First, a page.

If you need to upgrade inside the walls, use the increased return on smart home tech as a buffer to make those improvements now.
2. Start Right at the Apartment Door
Just as the building’s connected core needs to be the foundation for the smart home tech amenities you add to your building, those amenities need a core foundation themselves. For many operators in the multifamily industry today, that core is a smart lock on the apartment door. So, if you’re going to make just one smart home tech addition to your existing building, go with locks first.
“Smart locks breathe new life into older apartment buildings and level the playing field for owners who are located in markets with lots of new construction,” says Colin Wiel, chairman, co-founder, and chief technical officer at Oakland, Calif.-based Mynd Property Management, which operates 8,000 units nationally. “With prices ranging from $200 to $300, the affordability of a smart lock further broadens its appeal to older building owners.”
3. Layer in Thermostats and Lighting
Beyond locks, smart thermostats, lights, and outlets inside apartments can provide a differentiator for residents, while presenting the very real advantage of saving them money on their electric bills—a great selling point when you’re trying to compete with newly built, energy-efficient properties.
“You want to consider anything with a wow factor,” Haldeman says. “You don’t have to go crazy to make your units stand out. A couple of light switches, a plug control, access control, and a thermostat can make older units feel totally modern and brand new.”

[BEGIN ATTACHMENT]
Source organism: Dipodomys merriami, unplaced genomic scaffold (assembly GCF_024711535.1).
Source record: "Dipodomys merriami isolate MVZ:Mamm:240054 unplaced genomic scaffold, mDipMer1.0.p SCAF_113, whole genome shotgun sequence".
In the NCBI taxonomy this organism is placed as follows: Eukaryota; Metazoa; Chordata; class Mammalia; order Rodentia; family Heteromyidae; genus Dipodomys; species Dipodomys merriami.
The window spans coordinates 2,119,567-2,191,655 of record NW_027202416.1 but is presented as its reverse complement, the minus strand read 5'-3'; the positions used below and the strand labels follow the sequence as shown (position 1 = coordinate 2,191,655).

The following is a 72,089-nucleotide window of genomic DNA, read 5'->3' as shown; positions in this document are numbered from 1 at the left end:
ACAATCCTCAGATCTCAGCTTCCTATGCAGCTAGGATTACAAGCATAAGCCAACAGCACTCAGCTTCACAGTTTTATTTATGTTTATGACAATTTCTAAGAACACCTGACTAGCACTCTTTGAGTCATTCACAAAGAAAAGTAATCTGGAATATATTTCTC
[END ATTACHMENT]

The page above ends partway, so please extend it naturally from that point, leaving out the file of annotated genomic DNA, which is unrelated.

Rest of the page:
4. Consider a Concierge App
Once you’ve got smart electronic access at your building, you can leverage it to provide residents extra pampering in the terms of concierge service through an app, without the price tag of hiring a living, breathing human being to work on site.
“Concierge apps are becoming increasingly popular and come at a reasonable cost to the property based on the services and value provided,” says Dana Caudell, president of property management for the Wellington, Fla.-based Bainbridge Cos., a top 10 developer of apartments nationally.
For example, in lieu of actual package lockers, Bainbridge is looking at a new technology vendor that integrates with a concierge app to act as the central warehouse for resident packages, and then allows residents to set a time for the package to be delivered when they’re at home. “It’s not only more convenient for the resident, it also saves our team a lot of time,” Caudell says.
5. Give Residents Plenty of Heads-Up
Just because you’re going high tech at your existing building doesn’t mean you can forget the basics of property management. Make sure installing your tech improvements causes as little inconvenience as possible to your residents. Pointing out the advantages they’ll gain from the retrofit helps.
“It’s important to communicate well in advance the new upgrades that are going to be installed in their unit,” Curci says. “You want to emphasize the benefits of the new amenity and give a clear sense of timing. Then, along with our smart home provider, we give training and instruction on how to get the most out of their new smart home.”
By taking the right steps to install the smart home tech residents want today, owners of existing buildings can get a leg up on the new development being built down the street.